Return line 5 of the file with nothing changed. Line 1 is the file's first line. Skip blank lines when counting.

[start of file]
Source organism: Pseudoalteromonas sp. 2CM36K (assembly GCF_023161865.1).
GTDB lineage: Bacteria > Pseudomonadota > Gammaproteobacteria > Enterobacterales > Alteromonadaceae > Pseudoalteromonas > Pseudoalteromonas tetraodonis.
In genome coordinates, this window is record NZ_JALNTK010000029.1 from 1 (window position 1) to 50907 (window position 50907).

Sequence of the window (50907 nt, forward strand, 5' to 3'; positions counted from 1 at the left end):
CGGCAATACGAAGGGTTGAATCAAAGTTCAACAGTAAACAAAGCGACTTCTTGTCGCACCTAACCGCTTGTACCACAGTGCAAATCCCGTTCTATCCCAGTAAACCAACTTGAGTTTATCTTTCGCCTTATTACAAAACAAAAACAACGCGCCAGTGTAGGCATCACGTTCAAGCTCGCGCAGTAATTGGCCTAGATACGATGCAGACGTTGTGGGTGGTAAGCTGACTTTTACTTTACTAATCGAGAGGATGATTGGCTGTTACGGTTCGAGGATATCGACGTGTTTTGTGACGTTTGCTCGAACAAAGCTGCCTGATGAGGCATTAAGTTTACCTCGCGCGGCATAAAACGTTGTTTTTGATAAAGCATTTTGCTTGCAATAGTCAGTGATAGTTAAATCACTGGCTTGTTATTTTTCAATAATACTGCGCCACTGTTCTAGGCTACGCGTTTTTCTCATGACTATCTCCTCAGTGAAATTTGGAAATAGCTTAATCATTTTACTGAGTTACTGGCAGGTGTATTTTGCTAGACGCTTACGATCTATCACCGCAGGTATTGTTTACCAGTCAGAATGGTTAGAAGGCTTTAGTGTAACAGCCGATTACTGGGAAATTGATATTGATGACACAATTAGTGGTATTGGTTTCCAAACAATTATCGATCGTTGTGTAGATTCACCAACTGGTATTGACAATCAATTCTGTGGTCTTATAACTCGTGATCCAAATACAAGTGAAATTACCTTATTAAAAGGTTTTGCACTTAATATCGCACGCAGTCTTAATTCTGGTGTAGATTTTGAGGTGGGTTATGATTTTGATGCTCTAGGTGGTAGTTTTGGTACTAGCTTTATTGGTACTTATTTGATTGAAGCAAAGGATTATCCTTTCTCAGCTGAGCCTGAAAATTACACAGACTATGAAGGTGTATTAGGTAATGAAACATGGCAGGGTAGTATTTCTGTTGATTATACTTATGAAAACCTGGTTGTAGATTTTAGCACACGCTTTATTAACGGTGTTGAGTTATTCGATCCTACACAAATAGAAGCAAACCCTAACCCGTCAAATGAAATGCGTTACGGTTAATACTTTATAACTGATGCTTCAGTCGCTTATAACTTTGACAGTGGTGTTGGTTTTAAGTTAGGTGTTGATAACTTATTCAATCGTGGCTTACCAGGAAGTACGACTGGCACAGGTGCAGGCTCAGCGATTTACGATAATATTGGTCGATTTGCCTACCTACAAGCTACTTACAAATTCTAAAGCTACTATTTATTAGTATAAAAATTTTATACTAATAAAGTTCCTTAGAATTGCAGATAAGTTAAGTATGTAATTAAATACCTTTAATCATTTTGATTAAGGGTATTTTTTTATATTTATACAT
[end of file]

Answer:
CGGCAATACGAAGGGTTGAATCAAAGTTCAACAGTAAACAAAGCGACTTCTTGTCGCACCTAACCGCTTGTACCACAGTGCAAATCCCGTTCTATCCCAGTAAACCAACTTGAGTTTATCTTTCGCCTTATTACAAAACAAAAACAACGCGCCAGTGTAGGCATCACGTTCAAGCTCGCGCAGTAATTGGCCTAGATACGATGCAGACGTTGTGGGTGGTAAGCTGACTTTTACTTTACTAATCGAGAGGATGATTGGCTGTTACGGTTCGAGGATATCGACGTGTTTTGTGACGTTTGCTCGAACAAAGCTGCCTGATGAGGCATTAAGTTTACCTCGCGCGGCATAAAACGTTGTTTTTGATAAAGCATTTTGCTTGCAATAGTCAGTGATAGTTAAATCACTGGCTTGTTATTTTTCAATAATACTGCGCCACTGTTCTAGGCTACGCGTTTTTCTCATGACTATCTCCTCAGTGAAATTTGGAAATAGCTTAATCATTTTACTGAGTTACTGGCAGGTGTATTTTGCTAGACGCTTACGATCTATCACCGCAGGTATTGTTTACCAGTCAGAATGGTTAGAAGGCTTTAGTGTAACAGCCGATTACTGGGAAATTGATATTGATGACACAATTAGTGGTATTGGTTTCCAAACAATTATCGATCGTTGTGTAGATTCACCAACTGGTATTGACAATCAATTCTGTGGTCTTATAACTCGTGATCCAAATACAAGTGAAATTACCTTATTAAAAGGTTTTGCACTTAATATCGCACGCAGTCTTAATTCTGGTGTAGATTTTGAGGTGGGTTATGATTTTGATGCTCTAGGTGGTAGTTTTGGTACTAGCTTTATTGGTACTTATTTGATTGAAGCAAAGGATTATCCTTTCTCAGCTGAGCCTGAAAATTACACAGACTATGAAGGTGTATTAGGTAATGAAACATGGCAGGGTAGTATTTCTGTTGATTATACTTATGAAAACCTGGTTGTAGATTTTAGCACACGCTTTATTAACGGTGTTGAGTTATTCGATCCTACACAAATAGAAGCAAACCCTAACCCGTCAAATGAAATGCGTTACGGTTAATACTTTATAACTGATGCTTCAGTCGCTTATAACTTTGACAGTGGTGTTGGTTTTAAGTTAGGTGTTGATAACTTATTCAATCGTGGCTTACCAGGAAGTACGACTGGCACAGGTGCAGGCTCAGCGATTTACGATAATATTGGTCGATTTGCCTACCTACAAGCTACTTACAAATTCTAAAGCTACTATTTATTAGTATAAAAATTTTATACTAATAAAGTTCCTTAGAATTGCAGATAAGTTAAGTATGTAATTAAATACCTTTAATCATTTTGATTAAGGGTATTTTTTTATATTTATACAT